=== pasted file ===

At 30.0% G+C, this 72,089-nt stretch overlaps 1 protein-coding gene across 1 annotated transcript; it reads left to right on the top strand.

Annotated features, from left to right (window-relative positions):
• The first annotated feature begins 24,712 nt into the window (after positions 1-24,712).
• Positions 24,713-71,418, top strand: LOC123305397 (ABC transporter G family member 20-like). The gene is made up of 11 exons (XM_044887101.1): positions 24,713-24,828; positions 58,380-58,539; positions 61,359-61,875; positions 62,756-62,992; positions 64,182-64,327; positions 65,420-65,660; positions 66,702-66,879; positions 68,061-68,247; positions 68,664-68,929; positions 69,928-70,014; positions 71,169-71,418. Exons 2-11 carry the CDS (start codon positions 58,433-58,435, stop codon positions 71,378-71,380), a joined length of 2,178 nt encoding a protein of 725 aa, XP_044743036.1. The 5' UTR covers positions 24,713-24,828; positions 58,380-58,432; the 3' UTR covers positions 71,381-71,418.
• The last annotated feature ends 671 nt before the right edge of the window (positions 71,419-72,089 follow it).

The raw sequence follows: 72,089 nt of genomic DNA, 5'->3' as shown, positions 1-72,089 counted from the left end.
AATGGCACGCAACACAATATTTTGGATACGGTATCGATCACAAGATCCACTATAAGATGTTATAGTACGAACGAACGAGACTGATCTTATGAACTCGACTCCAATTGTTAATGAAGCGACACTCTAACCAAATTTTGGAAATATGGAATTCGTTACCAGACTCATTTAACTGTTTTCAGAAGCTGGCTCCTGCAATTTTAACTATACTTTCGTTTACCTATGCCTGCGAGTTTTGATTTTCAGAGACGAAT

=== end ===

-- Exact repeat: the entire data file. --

At 30.0% G+C, this 72,089-nt stretch overlaps 1 protein-coding gene across 1 annotated transcript; it reads left to right on the top strand.

Annotated features, from left to right (window-relative positions):
• The first annotated feature begins 24,712 nt into the window (after positions 1-24,712).
• Positions 24,713-71,418, top strand: LOC123305397 (ABC transporter G family member 20-like). The gene is made up of 11 exons (XM_044887101.1): positions 24,713-24,828; positions 58,380-58,539; positions 61,359-61,875; positions 62,756-62,992; positions 64,182-64,327; positions 65,420-65,660; positions 66,702-66,879; positions 68,061-68,247; positions 68,664-68,929; positions 69,928-70,014; positions 71,169-71,418. Exons 2-11 carry the CDS (start codon positions 58,433-58,435, stop codon positions 71,378-71,380), a joined length of 2,178 nt encoding a protein of 725 aa, XP_044743036.1. The 5' UTR covers positions 24,713-24,828; positions 58,380-58,432; the 3' UTR covers positions 71,381-71,418.
• The last annotated feature ends 671 nt before the right edge of the window (positions 71,419-72,089 follow it).

The raw sequence follows: 72,089 nt of genomic DNA, 5'->3' as shown, positions 1-72,089 counted from the left end.
AATGGCACGCAACACAATATTTTGGATACGGTATCGATCACAAGATCCACTATAAGATGTTATAGTACGAACGAACGAGACTGATCTTATGAACTCGACTCCAATTGTTAATGAAGCGACACTCTAACCAAATTTTGGAAATATGGAATTCGTTACCAGACTCATTTAACTGTTTTCAGAAGCTGGCTCCTGCAATTTTAACTATACTTTCGTTTACCTATGCCTGCGAGTTTTGATTTTCAGAGACGAAT